It’d probably also be worth jotting down a few notes about what each of the six hierarchical variants might be good for highlighting, as well as exploring just as quick doodles with the Google chart component simpler treemaps that don’t reveal lower level structure, leaving that to be discovered through interactivity. (I showed the lower levels in the above treemaps because I was exploring static (i.e. printable) macroscopic views over the medal standings data.)

Data allowing, it would also be interesting to be able to get more detailed data visualised (for example, down to the level of actual events- 100m and Long Jump, for example, rather than Tack and Field, as well as the names of individual medalists.

PS for another Olympics related visualisation I’ve started exploring, see At A Glance View of the 2012 Olympics Heptathlon Performances

PPS As mentioned at the start, I love treemaps. See for example this initial demo of an F1 Championship points treemap in Many Eyes and as an Ergast Motor Sport API powered ‘live’ visualisation using a Google treemap chart component: A Treemap View of the F1 2011 Drivers and Constructors Championship

Creating Olympic Medal Treemap Visualisations Using OTS R Libraries

In London Olympics 2012 Medal Tables At A Glance? I posted some treemap visualisations of the Olympics medal tables generated using a Google Visualisation Chart treemap component. I thought it might be worth posting a quick R generated example too, using the off-the-shelf/straight out of CRAN treemap component. (If you want to play along, download the data as CSV from here.)

The original data looks like this:

but ideally we want it to look like this:

I posted a quick recipe showing how to do this sort of reshaping in Google Refine, but in R it’s even easier – just melt the Gold, Silver and Bronze columns into a pair of columns…

Here’s the full code to do the reshaping and generate a simple treemap:

#load in the data from a file
odata = read.csv("~/Downloads/nbc_olympic_medalscrape.csv")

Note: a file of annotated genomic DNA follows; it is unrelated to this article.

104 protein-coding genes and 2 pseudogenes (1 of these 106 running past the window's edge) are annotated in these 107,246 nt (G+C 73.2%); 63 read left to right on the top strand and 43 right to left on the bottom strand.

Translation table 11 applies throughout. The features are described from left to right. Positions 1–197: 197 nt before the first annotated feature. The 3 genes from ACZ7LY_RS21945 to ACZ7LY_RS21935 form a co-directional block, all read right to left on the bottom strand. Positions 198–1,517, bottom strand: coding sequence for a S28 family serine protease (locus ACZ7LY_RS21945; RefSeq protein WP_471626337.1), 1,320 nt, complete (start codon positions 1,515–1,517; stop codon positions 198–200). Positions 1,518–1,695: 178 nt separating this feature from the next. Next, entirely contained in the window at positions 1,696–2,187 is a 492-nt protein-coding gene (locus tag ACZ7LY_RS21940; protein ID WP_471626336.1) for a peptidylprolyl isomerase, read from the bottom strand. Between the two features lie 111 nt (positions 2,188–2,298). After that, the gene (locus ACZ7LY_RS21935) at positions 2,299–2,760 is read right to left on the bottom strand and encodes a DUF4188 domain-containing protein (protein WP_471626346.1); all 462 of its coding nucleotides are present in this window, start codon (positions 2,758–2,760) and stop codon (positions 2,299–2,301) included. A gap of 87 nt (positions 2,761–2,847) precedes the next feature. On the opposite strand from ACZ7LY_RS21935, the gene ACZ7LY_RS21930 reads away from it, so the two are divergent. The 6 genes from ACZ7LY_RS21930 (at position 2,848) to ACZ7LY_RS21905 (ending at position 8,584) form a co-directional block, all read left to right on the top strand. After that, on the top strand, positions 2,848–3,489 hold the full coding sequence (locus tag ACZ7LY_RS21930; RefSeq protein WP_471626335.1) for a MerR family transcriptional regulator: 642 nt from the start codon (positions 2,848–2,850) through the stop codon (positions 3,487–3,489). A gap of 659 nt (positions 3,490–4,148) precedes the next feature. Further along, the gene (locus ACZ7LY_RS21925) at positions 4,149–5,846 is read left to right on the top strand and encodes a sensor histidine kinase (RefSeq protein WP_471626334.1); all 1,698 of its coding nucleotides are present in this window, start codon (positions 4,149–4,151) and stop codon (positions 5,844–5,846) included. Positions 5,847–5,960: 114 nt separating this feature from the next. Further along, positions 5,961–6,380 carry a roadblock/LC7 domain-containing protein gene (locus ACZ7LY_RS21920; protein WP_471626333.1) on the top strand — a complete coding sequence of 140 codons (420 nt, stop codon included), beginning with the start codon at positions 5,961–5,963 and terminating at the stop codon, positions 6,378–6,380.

#Reshape the data

#And generate the treemap in the simplest possible way
       index=c("cc", "Event","variable"), 
       vSize="value", vColor='value',

And here’s the treemap, with country blocks ordered in this case by total medal haul:

(To view the countries ordered according to number of Golds, a quick fix would be to order hierarchy with the medal type shown at the highest level of the tree: index=c("variable","cc", "Event").)

Generating variant views (I described six variants in the original post) is easy enough – just tweak the order of the elements of the index setting. (I should have named the melt created columns something more sensible than the default, shouldn’t I? Note that the vSize and vColor value value (sic) refers to the column name that identifies the medalType column. The type value says use the numerical value…. (i.e. it’s literal – it doesn’t refer to a column name…)

Out of the can – simples enough… So what might we be able to do with a little bit more treatment? Examples via the comments, please ;-)

Olympics Swimming Lap Charts from the New York Times

Part of the promise of sports data journalism is the ability to use data from an event to enrich the reporting of that event. One of the widely used graphical devices used in motor racing is the lap chart, which shows the relative positions of each car at the end of each lap:

Another, more complex chart, and one that can be quite hard to read when you first come across it, is the race history chart, which shows the laptime of each car relative to the average laptime (calculated over the whole of the race) of the race winner:

(Great examples of how to read a race history charts can be found on the IntelligentF1 blog. For the general case, see The IntelligentF1 model.)

Both of these charts can be used to illustrate the progression of a race, and even in some cases to identify stories that might otherwise have been missed (particularly races amongst back markers, for example). For Olympics events particularly, where reporting is often at a local level (national and local press reporting on the progression of their athletes, as well as the winning athletes), timing data may be one of the few sources available for finding out what actually happened to a particular competitor who didn’t feature in coverage that typically focusses on the head of the race.

I’ve also experimented with some other views, including a race summary chart that captures the start position, end of first lap position, final position and range of positions held at the end of each lap by each driver:

One of the ways of using this chart is as a quick summary of the race position chart, as well as a tool for highlighting possible “driver of the day” candidates.

A rich lap chart might also be used to convey information about the distance between cars as well as their relative positions. Here’s one experiment I tried (using Gephi to visualise the data) in which node size is proportional to time to car in front and colour is related to time to car behind (red is hot – car behind is close):